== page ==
The UN report said a significant number of Syrian fighters is “further exacerbating insecurity within Libya.” As many as 13,000 Syrians, including 250 minors, were enlisted to fight by the Government of National Accord and the Wagner Group, the report said.

Join hundreds of Middle East professionals with Al-Monitor PRO.

Business and policy professionals use PRO to monitor the regional economy and improve their reports, memos and presentations. Try it for free and cancel anytime.

Already a Member? Sign in


The Middle East's Best Newsletters

Join over 50,000 readers who access our journalists dedicated newsletters, covering the top political, security, business and tech issues across the region each week.
Delivered straight to your inbox.


What's included:
Our Expertise

Free newsletters available:

  • The Takeaway & Week in Review
  • Middle East Minute (AM)
  • Daily Briefing (PM)
  • Business & Tech Briefing
  • Security Briefing
  • Gulf Briefing
  • Israel Briefing
  • Palestine Briefing
  • Turkey Briefing
  • Iraq Briefing

Premium Membership

Join the Middle East's most notable experts for premium memos, trend reports, live video Q&A, and intimate in-person events, each detailing exclusive insights on business and geopolitical trends shaping the region.

$25.00 / month
billed annually

Become Member Start with 1-week free trial
What's included:
Our Expertise AI-driven

Memos - premium analytical writing: actionable insights on markets and geopolitics.

Live Video Q&A - Hear from our top journalists and regional experts.

Special Events - Intimate in-person events with business & political VIPs.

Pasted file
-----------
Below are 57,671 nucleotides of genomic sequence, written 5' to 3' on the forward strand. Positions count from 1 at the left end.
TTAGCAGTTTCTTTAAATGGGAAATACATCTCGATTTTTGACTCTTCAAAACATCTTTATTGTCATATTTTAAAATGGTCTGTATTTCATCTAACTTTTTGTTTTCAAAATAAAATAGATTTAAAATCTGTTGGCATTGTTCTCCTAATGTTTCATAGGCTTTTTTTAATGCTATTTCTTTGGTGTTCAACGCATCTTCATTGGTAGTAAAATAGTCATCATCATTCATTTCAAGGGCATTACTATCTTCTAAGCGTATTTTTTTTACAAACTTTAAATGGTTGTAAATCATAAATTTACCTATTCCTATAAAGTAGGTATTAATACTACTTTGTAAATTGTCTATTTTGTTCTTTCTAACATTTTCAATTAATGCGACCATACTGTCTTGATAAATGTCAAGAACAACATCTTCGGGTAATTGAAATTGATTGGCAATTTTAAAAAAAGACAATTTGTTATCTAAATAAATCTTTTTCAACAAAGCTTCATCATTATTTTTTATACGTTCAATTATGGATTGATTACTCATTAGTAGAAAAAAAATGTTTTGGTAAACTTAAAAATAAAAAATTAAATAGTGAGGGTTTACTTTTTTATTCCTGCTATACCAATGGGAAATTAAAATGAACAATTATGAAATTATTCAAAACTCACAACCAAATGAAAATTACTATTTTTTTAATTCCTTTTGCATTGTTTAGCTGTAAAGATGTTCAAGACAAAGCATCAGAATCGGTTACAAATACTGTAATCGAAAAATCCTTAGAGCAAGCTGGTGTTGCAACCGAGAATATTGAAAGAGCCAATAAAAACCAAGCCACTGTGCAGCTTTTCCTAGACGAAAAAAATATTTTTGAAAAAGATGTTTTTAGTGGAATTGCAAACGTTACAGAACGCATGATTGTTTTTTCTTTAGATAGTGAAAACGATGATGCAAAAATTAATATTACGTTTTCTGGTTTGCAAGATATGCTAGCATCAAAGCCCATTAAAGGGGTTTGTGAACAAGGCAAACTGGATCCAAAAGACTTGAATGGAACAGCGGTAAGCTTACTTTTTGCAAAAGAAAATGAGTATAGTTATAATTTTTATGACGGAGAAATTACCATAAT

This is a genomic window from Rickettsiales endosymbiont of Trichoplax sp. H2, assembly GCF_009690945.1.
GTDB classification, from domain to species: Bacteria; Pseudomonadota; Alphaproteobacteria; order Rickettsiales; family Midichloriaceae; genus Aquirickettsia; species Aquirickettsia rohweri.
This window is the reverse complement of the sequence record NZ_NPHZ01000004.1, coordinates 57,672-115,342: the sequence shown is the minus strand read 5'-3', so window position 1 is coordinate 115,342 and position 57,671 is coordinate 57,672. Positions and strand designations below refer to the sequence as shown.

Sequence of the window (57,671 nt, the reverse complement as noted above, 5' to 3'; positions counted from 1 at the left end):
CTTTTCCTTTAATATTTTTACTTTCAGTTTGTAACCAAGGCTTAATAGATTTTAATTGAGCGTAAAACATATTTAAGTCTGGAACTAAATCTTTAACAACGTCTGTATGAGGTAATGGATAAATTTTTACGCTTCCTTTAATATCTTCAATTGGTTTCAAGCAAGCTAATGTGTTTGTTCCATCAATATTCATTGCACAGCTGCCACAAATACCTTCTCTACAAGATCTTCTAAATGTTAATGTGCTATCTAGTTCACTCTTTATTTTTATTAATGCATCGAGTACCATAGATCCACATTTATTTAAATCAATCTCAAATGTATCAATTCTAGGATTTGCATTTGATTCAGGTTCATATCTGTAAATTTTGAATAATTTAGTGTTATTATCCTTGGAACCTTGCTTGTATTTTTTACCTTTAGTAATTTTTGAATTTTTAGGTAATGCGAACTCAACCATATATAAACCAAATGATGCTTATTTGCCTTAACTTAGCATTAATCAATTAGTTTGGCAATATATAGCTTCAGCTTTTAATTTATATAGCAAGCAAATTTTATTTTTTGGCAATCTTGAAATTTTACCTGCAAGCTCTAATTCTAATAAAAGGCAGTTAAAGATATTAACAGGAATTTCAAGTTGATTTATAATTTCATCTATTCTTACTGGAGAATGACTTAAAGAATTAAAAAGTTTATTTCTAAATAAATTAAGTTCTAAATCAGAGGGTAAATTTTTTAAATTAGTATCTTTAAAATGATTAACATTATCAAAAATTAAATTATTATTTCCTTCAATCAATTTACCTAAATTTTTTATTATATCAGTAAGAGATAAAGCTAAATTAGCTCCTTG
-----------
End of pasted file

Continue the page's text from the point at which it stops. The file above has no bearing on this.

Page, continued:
Trend Reports - Deep dive analysis on market updates.

All premium Industry Newsletters - Monitor the Middle East's most important industries. Prioritize your target industries for weekly review:

  • Capital Markets & Private Equity
  • Venture Capital & Startups
  • Green Energy
  • Supply Chain
  • Sustainable Development
  • Leading Edge Technology
  • Oil & Gas
  • Real Estate & Construction
  • Banking

We also offer team plans. Please send an email to and we'll onboard your team.

Already a Member? Sign in

The Middle East in your inbox Insights in your inbox.

Deepen your knowledge of the Middle East

Trend Reports

Saudi Crown Prince Mohammed bin Salman (4th R) attends a meeting with Chinese President Xi Jinping (3rd L) at the Great Hall of the People in Beijing on February 22, 2019. (Photo by HOW HWEE YOUNG / POOL / AFP) (Photo credit should read HOW HWEE YOUNG/AFP via Getty Images)

From roads to routers: The future of China-Middle East connectivity

A general view shows the solar plant in Uyayna, north of Riyadh, on March 29, 2018. - On March 27, Saudi announced a deal with Japan's SoftBank to build the world's biggest solar plant. (Photo by FAYEZ NURELDINE / AFP) (Photo credit should read FAYEZ NURELDINE/AFP via Getty Images)

Regulations on Middle East renewable energy industry starting to take shape

Start your PRO membership today.

Join the Middle East's top business and policy professionals to access exclusive PRO insights today.

Join Al-Monitor PRO Start with 1-week free trial